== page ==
Howland Cobblestone StoreEdit profile
The Howland Cobblestone Store, also known as the Howland Stone Store Museum, is a 19th century store significant for its cobblestone architecture. It was added to the National Register of Historic Places in 1994. At the time of its nomination, the owners were in the process of removing the stucco that had covered the cobblestones since the 1850s. That process has since been completed.
The store was originally owned by Slocum Howland, a Quaker, an abolitionist, a prohibitionist and a suffragist. Among the things sold in his store was the cast iron plow invented locally by his brother-in-law Jethro Wood.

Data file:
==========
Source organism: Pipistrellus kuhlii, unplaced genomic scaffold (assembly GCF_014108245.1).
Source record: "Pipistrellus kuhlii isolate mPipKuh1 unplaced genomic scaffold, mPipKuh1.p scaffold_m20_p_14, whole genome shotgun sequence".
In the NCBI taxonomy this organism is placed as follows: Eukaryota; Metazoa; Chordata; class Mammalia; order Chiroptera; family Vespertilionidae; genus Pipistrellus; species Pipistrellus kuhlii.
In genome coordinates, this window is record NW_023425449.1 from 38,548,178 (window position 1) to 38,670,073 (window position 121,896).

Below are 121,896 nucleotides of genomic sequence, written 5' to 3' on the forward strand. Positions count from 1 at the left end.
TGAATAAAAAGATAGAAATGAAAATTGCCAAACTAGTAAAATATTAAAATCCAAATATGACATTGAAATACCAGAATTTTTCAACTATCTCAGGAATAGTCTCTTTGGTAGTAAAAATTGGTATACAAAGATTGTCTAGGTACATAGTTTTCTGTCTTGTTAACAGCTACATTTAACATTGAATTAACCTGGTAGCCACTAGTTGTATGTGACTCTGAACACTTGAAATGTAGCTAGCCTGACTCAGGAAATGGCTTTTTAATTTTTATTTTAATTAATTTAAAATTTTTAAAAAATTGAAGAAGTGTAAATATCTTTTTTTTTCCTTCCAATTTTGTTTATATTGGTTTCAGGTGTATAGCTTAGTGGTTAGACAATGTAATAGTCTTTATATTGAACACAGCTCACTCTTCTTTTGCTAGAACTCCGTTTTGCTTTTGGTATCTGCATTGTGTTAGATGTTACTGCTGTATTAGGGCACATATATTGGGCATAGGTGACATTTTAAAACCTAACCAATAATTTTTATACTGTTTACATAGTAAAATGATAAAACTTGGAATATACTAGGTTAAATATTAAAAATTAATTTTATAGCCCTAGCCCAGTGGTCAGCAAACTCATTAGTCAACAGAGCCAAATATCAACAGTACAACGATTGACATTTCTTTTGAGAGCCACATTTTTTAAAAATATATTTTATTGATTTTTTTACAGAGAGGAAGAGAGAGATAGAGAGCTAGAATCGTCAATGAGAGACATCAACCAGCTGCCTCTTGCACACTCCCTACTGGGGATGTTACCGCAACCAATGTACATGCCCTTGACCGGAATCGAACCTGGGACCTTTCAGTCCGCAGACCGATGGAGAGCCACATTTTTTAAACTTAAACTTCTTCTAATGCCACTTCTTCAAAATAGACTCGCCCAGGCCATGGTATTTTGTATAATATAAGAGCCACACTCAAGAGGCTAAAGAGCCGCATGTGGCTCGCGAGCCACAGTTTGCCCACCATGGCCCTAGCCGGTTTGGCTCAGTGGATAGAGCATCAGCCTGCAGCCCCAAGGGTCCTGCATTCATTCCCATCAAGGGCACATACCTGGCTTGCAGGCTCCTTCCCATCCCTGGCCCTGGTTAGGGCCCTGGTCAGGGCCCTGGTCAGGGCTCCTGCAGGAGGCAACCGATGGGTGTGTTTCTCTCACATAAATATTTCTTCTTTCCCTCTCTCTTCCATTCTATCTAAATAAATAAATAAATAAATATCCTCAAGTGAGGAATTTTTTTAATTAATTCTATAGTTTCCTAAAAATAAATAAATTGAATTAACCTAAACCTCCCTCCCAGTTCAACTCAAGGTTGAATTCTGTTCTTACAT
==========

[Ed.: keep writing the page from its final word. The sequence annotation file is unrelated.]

Cobblestone architecture was developed in New York State to a high degree. A survey identified 660 cobblestone structures in 21 New York counties. There may be approximately 300 elsewhere in the United States, concentrated in Michigan, Ohio, Illinois, and Vermont.